Money is a sticking point in climate-change negotiations around the world. As economists warn that limiting global warming to 1.5 degrees Celsius will cost many more trillions than anticipated, WSJ looks at how the funds could be spent, and who would pay. Illustration: Preston Jessee/WSJ
Amsterdam is the Netherlands’ capital, known for its artistic heritage, elaborate canal system and narrow houses with gabled facades, legacies of the city’s 17th-century Golden Age. Its Museum District houses the Van Gogh Museum, works by Rembrandt and Vermeer at the Rijksmuseum, and modern art at the Stedelijk. Cycling is key to the city’s character, and there are numerous bike paths.
Simple animals like jellyfish and hydra, even roundworms, sleep. Without brains. Why do they sleep? How can we tell a jellyfish is sleeping?
Staff Writer Liz Pennisi joins host Sarah Crespi to talk about what can be learned about sleep from these simple sleepers. The feature is part of a special issue on sleep this week in Science.
Next is a look at centuries of alien invasions—or rather, invasive insects moving from place to place as humans trade across continents. Sarah talks with Matthew MacLachlan, a research economist at the U.S. Department of Agriculture’s Economic Research Service, about his Science Advances paper on why insect invasions don’t always increase when trade does.
Finally, a book on racism and the search algorithms. Books host Angela Saini for our series of interviews on race and science talks with Safiya Umoja Noble, a professor in the African American Studies and Information Studies departments at the University of California, Los Angeles, about her book: Algorithms of Oppression: How Search Engines Reinforce Racism.
Bavaria, officially the Free State of Bavaria, is a federal state in the south-east of Germany. With an area of 70,550.19 square kilometres, Bavaria is the largest German state by land area, comprising roughly a fifth of the total land area of Germany.
Life as a baby African elephant is precarious – around one third die in their first year. From raging rivers to dangerous droughts, the risks are many.
But sometimes the threat comes from inside the herd, where a strict hierarchy can mean the difference between life and death. In unique footage from Africa, we explore a new side to elephants’ complex society. We have more videos about incredible elephants, and a new topic every Friday! Subscribe and sign up for notifications so you never miss out.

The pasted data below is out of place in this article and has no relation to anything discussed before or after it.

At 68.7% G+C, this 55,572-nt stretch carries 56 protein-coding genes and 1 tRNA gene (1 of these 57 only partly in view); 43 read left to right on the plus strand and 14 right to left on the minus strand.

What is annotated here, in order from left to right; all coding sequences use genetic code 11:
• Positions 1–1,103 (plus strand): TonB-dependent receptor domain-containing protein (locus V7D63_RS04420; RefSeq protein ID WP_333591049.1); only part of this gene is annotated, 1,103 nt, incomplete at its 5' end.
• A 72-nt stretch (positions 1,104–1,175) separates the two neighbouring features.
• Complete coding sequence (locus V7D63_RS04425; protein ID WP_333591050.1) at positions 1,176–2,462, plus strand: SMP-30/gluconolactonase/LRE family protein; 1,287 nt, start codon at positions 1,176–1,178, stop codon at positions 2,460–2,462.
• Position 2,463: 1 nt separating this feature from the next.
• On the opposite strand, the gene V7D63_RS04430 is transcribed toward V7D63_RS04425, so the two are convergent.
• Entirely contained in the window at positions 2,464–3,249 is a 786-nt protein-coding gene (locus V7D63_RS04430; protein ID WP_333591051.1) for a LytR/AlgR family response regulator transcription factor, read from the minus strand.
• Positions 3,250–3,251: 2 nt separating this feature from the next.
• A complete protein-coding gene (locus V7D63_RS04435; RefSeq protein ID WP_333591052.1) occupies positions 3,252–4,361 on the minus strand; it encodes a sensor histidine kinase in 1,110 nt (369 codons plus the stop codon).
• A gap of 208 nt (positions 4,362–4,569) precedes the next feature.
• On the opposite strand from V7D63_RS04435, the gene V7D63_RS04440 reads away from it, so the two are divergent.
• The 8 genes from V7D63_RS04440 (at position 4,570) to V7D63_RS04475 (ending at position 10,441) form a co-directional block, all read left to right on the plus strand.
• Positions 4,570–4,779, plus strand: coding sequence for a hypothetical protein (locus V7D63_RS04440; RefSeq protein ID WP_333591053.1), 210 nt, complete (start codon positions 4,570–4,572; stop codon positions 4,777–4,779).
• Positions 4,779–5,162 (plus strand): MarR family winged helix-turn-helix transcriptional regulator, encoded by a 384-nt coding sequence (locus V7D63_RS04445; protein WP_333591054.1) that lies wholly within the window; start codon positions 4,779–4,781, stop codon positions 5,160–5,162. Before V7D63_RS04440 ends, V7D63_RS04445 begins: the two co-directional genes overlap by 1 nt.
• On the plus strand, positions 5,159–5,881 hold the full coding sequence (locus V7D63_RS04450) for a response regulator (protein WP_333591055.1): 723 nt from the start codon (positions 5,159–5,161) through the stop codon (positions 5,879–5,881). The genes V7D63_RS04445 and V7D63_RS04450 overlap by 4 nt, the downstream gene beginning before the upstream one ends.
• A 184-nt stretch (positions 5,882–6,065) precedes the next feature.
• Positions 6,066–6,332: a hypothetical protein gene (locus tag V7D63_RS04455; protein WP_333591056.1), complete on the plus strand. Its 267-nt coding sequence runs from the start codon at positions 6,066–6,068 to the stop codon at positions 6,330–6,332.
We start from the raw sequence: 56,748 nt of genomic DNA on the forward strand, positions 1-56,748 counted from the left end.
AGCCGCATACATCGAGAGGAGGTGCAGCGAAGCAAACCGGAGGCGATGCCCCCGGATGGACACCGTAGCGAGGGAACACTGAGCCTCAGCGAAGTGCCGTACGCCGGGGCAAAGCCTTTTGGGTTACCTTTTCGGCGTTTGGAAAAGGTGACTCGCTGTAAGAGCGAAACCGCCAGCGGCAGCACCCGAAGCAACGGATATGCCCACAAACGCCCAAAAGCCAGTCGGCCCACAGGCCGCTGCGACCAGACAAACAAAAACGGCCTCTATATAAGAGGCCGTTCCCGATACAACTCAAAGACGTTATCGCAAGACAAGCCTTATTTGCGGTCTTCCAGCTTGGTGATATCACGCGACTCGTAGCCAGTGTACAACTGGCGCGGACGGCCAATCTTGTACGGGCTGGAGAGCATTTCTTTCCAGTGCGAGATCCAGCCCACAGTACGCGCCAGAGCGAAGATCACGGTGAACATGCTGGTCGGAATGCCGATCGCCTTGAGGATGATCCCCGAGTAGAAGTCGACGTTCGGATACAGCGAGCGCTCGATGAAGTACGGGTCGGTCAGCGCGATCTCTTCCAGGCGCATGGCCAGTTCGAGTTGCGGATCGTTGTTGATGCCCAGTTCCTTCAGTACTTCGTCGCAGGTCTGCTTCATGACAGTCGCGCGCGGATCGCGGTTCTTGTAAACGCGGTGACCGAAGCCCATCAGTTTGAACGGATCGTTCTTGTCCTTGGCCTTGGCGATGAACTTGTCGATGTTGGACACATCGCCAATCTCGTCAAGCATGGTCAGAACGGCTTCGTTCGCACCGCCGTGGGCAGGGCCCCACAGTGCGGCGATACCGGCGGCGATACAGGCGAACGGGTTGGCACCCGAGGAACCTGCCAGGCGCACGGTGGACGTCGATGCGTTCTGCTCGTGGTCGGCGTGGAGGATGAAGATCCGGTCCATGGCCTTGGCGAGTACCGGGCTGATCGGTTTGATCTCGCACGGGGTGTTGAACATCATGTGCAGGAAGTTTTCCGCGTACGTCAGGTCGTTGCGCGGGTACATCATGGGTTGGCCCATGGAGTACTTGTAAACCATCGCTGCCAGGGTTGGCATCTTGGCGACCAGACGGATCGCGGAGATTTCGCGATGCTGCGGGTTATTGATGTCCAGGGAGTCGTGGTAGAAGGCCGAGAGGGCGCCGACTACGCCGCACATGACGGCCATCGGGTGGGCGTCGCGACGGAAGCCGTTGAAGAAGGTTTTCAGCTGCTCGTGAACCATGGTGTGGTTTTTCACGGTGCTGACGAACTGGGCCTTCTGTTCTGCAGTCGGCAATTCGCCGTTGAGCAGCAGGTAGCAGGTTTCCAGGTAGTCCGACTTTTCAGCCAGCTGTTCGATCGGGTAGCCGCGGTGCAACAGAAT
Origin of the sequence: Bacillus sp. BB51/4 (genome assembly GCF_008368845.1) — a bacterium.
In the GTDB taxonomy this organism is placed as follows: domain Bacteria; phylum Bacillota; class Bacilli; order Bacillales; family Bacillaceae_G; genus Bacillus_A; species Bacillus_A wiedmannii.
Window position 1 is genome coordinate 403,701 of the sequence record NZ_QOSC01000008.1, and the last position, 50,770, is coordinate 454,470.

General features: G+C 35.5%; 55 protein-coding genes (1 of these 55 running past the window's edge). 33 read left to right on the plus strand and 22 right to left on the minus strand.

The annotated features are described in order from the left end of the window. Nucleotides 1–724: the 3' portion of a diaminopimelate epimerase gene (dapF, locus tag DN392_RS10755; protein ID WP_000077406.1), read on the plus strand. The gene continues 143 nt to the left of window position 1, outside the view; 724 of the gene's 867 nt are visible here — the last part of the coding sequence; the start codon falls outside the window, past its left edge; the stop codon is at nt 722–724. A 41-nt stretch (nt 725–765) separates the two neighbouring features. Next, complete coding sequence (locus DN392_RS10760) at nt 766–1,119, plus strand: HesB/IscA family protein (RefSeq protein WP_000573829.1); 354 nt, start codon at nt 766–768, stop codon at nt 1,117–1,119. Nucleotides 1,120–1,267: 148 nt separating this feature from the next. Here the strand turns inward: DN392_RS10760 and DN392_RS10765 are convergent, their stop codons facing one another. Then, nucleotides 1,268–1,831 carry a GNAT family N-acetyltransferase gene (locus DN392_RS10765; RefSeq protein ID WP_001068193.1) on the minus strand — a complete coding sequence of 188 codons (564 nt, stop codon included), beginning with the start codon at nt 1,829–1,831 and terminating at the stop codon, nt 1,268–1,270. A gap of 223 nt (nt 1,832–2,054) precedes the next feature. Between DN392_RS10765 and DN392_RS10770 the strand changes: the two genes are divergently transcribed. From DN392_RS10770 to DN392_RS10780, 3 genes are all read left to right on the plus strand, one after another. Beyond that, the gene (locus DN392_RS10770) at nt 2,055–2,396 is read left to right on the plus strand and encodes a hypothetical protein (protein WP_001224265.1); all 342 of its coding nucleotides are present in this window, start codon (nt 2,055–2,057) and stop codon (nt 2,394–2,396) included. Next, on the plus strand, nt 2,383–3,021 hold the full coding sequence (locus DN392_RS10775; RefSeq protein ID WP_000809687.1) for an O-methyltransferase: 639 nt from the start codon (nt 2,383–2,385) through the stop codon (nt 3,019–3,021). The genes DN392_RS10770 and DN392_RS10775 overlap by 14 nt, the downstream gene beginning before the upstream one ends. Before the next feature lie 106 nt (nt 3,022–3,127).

We preview the agenda of the G20 summit in Rome and hear from a leading Afghan women’s rights advocate and former politician who had to flee Kabul. Plus: a review of the morning papers and the top business headlines.
The Gornergrat (3,089 m) is one of those places that everyone should visit at least once in a lifetime. The mountain panorama and the glorious view of the Matterhorn are unforgettable. With its sunny observation platform accessible all year, the Gornergrat, at an altitude of 3,089 m, has been one of Switzerland’s top excursion destinations since 1898. The Gornergrat Bahn was the world’s first fully electrified cog railway. Today it is a modern, eco-friendly railway, equipped with a regenerative braking system that generates electricity on the descent and so saves energy. Thus the energy for one to two new mountain drives is won by three downhill drives. Cog railway to the sky Europe’s highest open-air cog railway brings passengers direct from Zermatt station (1,620 m) to the summit of the Gornergrat, 365 days a year. The ride takes 33 minutes and requires a vertical climb of 1,469 m. The line leads on 9.4 kilometres over dramatic bridges, through galleries and tunnels, across forests of larch and Swiss stone pine, and past rocky ravines and mountain lakes. Panorama for the photo album The panorama is among the finest in the world. The views take in the Monte Rosa massif with Switzerland’s highest peak (Dufourspitze, 4,634 m); the second-largest glacier in the Alps, the Gorner Glacier; and a total of 29 mountains above 4,000 m, including, of course, the Matterhorn in all its glory. Europe’s highest hotel At the summit station on the Gornergrat, visitors find Europe’s highest-altitude hotel: the 3100 Kulmhotel Gornergrat. Facilities include a restaurant, astronomical observatory and attractive shops. Spending the night here is a wonderful experience.